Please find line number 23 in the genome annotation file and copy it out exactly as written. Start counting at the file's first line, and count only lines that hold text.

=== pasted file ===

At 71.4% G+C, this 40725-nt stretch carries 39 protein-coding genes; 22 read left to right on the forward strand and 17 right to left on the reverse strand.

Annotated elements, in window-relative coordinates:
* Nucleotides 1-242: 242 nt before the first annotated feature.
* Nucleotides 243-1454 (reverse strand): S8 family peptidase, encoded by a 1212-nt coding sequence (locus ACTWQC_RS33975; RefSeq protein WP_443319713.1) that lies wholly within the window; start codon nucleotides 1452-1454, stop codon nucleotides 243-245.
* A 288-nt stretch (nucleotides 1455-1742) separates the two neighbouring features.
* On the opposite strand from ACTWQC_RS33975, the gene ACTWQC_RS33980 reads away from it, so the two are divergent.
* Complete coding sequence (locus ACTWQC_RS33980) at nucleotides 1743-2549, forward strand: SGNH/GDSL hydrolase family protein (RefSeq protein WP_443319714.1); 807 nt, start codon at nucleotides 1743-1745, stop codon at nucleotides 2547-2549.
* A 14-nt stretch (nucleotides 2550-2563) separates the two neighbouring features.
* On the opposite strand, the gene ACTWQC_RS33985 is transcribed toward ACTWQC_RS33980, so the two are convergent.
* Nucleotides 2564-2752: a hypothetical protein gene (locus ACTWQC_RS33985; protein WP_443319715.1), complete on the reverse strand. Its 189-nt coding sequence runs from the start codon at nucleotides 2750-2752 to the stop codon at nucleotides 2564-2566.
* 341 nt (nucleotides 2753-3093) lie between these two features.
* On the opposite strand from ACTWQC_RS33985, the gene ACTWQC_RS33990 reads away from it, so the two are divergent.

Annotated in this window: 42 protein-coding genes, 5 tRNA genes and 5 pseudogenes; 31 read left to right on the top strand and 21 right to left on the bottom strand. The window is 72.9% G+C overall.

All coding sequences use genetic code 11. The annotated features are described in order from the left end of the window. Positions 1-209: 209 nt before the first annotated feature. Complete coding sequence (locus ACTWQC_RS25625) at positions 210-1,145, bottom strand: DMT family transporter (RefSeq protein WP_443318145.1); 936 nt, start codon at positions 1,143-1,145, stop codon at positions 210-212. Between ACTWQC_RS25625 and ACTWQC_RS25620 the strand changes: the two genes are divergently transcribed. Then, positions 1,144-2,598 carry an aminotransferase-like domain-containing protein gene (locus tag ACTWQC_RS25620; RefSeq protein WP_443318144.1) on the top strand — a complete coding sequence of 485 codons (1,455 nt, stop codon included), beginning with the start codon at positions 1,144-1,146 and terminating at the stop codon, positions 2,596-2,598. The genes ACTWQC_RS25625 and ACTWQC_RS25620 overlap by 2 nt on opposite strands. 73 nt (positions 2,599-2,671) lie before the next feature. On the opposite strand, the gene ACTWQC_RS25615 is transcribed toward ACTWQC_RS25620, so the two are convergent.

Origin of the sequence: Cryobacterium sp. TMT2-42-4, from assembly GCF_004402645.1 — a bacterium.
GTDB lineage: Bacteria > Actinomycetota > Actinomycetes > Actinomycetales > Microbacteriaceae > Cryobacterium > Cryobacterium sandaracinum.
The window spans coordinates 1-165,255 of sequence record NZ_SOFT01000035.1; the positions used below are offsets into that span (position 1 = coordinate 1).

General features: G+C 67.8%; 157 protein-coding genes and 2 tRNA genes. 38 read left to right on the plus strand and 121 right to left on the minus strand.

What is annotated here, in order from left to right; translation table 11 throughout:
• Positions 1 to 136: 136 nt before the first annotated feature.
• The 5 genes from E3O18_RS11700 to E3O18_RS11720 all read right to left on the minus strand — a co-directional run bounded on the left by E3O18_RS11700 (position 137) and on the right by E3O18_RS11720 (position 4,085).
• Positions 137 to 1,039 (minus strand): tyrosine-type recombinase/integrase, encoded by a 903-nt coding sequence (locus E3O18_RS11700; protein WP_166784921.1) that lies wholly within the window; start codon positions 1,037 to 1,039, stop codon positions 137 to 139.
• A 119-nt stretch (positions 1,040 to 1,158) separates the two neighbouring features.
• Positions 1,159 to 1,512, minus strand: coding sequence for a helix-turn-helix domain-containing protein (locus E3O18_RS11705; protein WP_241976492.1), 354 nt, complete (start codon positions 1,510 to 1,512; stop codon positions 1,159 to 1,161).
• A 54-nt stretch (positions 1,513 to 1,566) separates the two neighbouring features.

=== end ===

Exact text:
• A 119-nt stretch (positions 1,040 to 1,158) separates the two neighbouring features.